This review of the Warcraft: Durotan: The Official Movie Prequel novel by Christie Golden is of the spoiler-free variety. Check out the entire Blizzard catalog in our Extensive Extended Universe post.
Oh, so you are interested in the tie-ins to the Warcraft film. Welcome. Warcraft: Durotan sees Christie Golden return to the Warcraft universe where she left off, some 15 years ago after she penned the sequel to the movie’s prequel, Lord of the Clans. Yeah, before World of Warcraft was even released! That story was originally slated for the canceled Warcraft Adventures. Little confused? That’s okay, I’ll kick this Novel Post off more appropriately.
Christie Golden opens Warcraft: Durotan in the orc leaders formative years. Living the hard life known to the Frostwolf clan. One that sees them constantly searching the frozen far north of Draenor for nourishment. Durotan lives the life of relative privilege as the son of the chieftain, Garad, and is constantly aside his best friend, the future warrior hero Orgrim Doomhammer, and astride his wolf Sharptooth. Both of these characters are central to this week’s Warcraft film. The reader is treated to a series of typical clan activities, hunting, Spartan-like treatment of those deemed weak, and the Midsummer festival to educate the reader on orc culture ahead of the creation of the Horde. It’s in this era that orcs, by and large, remain a nomadic people bond together by nothing more than their immediate clan and mutually beneficial, but ultimately temporary pacts between clans.
Then comes a sole being into their lives, Gul’dan, a mystic with unusual powers and garb. Draped in armor decorated with miniature skulls, Gul’dan prophesies a world that’s slowly dying. Subtlely, he paints a world heading towards a cataclysmic end. An end with no solution but to abandon the land that has provided for various orc clans since time unknown. Garad, staying true to parlay traditions, politely declines an offer to “join” what Gul’dan calls his “Horde” because Frostwolves endure no matter the calamity. It’s from here that Durotan’s world, and that of all Frostwolves, is turned upside down.
Gul’dan becomes the antagonist through his words alone. The warlock’s prophecy sows the seeds of doubt and disagreement in the clan despite appearing only twice, both briefly. Is Gul’dan in charge of the feckless clan known as the Red Walkers or are they a product of systematic death of Draenor? Can continue Durotan lead his people, keep them organized and at the ready when the world itself is spewing lava and poisoning the water? Should he become a cog in the Horde to preserve the Frostwolves or live and die by their traditions led by shamanism? Is the world of Draenor actually the antagonist? It’s the way these concerns are handled, the strategic planning and forward thinking that Golden embodies in Durotan. The story of Durotan is in the namesake. The journey of a young orc thrust into leadership figuring out how to lead in a time unseen by his people. Anything else presented in the book is largely superfluous. Readers are here for the character development of Durotan and his supporting cast. Nothing more. Golden delivers.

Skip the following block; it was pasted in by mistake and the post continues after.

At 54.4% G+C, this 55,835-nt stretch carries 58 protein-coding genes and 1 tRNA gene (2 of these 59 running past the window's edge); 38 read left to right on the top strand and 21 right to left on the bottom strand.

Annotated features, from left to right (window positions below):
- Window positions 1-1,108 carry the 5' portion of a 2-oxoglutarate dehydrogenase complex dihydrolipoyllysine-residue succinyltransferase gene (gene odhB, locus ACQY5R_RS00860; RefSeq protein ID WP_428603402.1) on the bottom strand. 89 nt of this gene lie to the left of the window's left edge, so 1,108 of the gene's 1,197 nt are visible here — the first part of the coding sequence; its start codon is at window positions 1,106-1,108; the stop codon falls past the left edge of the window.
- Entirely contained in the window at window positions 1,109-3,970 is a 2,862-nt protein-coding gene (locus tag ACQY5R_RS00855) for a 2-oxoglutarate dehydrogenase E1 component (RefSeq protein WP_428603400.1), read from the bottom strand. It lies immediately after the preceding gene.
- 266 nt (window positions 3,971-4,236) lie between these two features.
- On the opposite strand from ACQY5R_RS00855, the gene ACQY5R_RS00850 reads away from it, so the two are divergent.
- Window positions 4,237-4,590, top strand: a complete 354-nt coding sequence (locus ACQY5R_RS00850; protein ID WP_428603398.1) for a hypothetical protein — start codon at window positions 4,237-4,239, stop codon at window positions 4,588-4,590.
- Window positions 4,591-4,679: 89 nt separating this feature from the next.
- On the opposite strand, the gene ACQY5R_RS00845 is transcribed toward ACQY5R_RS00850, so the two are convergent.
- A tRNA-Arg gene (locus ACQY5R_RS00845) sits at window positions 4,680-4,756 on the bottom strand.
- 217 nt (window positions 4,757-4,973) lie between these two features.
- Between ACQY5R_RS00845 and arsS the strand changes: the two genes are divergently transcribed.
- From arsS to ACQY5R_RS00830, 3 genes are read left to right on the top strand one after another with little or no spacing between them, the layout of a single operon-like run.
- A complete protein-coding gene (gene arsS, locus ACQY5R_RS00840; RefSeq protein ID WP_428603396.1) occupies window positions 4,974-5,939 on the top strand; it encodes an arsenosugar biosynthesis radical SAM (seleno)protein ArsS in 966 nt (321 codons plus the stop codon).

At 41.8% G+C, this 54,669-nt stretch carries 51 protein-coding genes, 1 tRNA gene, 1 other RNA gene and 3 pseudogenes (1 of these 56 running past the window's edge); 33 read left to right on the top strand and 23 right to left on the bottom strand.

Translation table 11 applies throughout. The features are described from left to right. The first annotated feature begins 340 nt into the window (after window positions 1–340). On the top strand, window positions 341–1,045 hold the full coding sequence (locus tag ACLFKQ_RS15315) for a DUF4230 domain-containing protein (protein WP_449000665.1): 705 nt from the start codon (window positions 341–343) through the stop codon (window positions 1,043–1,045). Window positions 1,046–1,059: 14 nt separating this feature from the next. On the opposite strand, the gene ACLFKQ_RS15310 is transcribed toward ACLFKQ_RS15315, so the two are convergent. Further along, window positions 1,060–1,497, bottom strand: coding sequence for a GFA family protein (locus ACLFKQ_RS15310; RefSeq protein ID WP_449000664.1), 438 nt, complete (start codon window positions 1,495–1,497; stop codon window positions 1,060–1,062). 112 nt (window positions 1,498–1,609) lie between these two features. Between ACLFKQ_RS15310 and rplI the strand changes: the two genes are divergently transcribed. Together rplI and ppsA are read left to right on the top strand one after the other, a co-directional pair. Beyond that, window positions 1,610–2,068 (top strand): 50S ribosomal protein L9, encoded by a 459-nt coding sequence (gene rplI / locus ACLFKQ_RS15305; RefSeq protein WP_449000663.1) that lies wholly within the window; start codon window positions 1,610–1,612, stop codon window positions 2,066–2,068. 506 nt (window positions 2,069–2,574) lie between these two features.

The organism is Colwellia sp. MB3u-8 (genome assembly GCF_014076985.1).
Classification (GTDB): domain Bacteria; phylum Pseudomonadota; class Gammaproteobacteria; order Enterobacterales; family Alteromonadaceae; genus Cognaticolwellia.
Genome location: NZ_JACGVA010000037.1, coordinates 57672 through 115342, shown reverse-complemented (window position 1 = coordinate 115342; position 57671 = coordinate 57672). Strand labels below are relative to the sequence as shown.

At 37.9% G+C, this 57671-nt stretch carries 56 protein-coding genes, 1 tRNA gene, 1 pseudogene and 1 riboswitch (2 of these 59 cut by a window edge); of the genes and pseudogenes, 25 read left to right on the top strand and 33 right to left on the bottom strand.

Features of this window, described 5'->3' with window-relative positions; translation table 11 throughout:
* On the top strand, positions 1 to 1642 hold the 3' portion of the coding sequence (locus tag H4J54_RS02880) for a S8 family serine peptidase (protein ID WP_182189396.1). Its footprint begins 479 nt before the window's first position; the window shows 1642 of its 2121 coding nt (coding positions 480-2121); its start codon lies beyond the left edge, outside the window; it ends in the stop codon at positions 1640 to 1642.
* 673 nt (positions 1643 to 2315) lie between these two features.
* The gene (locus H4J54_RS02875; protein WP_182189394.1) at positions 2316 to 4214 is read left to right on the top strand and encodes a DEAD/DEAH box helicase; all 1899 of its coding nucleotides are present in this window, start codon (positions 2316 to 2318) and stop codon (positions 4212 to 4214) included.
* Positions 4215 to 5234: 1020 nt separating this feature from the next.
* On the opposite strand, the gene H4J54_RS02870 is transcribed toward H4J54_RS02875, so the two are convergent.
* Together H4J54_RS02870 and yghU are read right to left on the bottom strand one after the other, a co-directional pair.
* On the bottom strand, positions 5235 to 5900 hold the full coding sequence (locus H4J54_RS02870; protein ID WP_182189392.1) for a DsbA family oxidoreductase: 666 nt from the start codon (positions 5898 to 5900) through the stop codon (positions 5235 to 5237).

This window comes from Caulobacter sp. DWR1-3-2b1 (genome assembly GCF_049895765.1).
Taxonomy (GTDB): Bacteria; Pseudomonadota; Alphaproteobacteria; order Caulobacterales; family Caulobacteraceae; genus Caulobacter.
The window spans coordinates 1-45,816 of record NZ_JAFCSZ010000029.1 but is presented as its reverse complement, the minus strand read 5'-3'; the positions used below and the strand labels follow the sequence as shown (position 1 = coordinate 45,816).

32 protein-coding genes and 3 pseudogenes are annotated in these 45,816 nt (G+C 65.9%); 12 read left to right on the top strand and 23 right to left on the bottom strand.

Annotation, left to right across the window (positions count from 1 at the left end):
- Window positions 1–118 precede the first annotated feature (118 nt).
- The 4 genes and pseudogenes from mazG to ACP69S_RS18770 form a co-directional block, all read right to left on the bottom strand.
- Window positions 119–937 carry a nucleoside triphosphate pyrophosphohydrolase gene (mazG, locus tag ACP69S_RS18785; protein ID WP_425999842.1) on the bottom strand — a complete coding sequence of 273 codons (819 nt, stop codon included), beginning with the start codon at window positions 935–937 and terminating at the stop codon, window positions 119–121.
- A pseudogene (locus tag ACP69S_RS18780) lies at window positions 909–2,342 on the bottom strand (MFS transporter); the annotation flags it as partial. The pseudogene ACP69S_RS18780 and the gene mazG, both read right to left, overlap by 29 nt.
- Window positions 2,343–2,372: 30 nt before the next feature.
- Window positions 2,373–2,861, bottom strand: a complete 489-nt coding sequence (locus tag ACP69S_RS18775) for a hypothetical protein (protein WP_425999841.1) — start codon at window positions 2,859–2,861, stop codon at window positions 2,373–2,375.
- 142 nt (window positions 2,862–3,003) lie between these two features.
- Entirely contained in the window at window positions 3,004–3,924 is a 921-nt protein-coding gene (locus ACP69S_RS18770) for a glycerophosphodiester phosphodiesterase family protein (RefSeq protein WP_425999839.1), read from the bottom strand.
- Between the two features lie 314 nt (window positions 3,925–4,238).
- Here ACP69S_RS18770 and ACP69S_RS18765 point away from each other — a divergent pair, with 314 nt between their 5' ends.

Golden goes to great pains to ensure that anyone can pick up Durotan. Being a fan of Warcraft is a bonus. Being knowledgeable of the lore lends itself to plenty of foreshadowing, but the author plays the tale too safe. Warcraft: Durotan was not hamstrung like Illidan: World of Warcraft. The focus on the microuniverse of the Frostwolves is a double-edged sword. We’re delivered plenty of struggle, against the environment, against other orcs, but little substance. Readers familiar with the clan, its leader and Gul’dan, are left wanting, waiting for some shoe to drop. No wonder why the book is so horribly titled, in case you forgot that the real story is the high court drama of the movie.
Interested in exploring World of Warcraft’s recent lore further?
Golden is one of the original scribes in the Warcraft universe, which means some of her own material from Lord of the Clans has conflicting information with World of Warcraft and other sources. Even Durotan sees the fantasy world eat itself a bit. Does he ride Nightstalker, as in her Ride of the Horde novel, or Sharptooth, as she details in Durotan? Or do we have to imagine that Sharptooth dies and is replaced by Nightstalker. Now I’m sad.
Time to finish the second original piece for the Warcraft film, the graphic novel Bonds of Brotherhood. What can only be billed as the frat boy bromance between Llane Wrynn, Anduin Lothar and Medivh. We’ll have that review for you faster than a Gul’dan can convince the Red Walkers to join him.
Check out all of the novelizations of Blizzard products in the our Extensive Extended Universe rundown.